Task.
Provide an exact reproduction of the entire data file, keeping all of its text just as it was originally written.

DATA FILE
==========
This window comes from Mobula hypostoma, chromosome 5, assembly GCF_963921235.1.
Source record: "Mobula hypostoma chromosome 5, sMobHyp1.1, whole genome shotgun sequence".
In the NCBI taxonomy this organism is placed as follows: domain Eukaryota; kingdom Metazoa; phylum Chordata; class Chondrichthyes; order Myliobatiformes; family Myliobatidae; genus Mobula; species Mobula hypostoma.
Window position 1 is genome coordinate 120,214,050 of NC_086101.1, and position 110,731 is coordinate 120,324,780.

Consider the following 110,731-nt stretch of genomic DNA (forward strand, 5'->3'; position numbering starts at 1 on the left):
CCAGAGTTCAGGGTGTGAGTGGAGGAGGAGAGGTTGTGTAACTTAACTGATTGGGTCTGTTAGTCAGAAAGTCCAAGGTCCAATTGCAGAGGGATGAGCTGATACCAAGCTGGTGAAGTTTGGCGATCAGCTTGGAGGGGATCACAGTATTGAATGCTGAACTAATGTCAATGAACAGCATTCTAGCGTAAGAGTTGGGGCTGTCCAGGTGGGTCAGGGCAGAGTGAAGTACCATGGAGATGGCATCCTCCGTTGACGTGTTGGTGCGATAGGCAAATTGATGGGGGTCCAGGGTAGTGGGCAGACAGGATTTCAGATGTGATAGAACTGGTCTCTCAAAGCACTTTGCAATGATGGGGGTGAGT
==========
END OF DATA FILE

This window comes from Mobula hypostoma, chromosome 5, assembly GCF_963921235.1.
Source record: "Mobula hypostoma chromosome 5, sMobHyp1.1, whole genome shotgun sequence".
In the NCBI taxonomy this organism is placed as follows: domain Eukaryota; kingdom Metazoa; phylum Chordata; class Chondrichthyes; order Myliobatiformes; family Myliobatidae; genus Mobula; species Mobula hypostoma.
Window position 1 is genome coordinate 120,214,050 of NC_086101.1, and position 110,731 is coordinate 120,324,780.

Consider the following 110,731-nt stretch of genomic DNA (forward strand, 5'->3'; position numbering starts at 1 on the left):
CCAGAGTTCAGGGTGTGAGTGGAGGAGGAGAGGTTGTGTAACTTAACTGATTGGGTCTGTTAGTCAGAAAGTCCAAGGTCCAATTGCAGAGGGATGAGCTGATACCAAGCTGGTGAAGTTTGGCGATCAGCTTGGAGGGGATCACAGTATTGAATGCTGAACTAATGTCAATGAACAGCATTCTAGCGTAAGAGTTGGGGCTGTCCAGGTGGGTCAGGGCAGAGTGAAGTACCATGGAGATGGCATCCTCCGTTGACGTGTTGGTGCGATAGGCAAATTGATGGGGGTCCAGGGTAGTGGGCAGACAGGATTTCAGATGTGATAGAACTGGTCTCTCAAAGCACTTTGCAATGATGGGGGTGAGT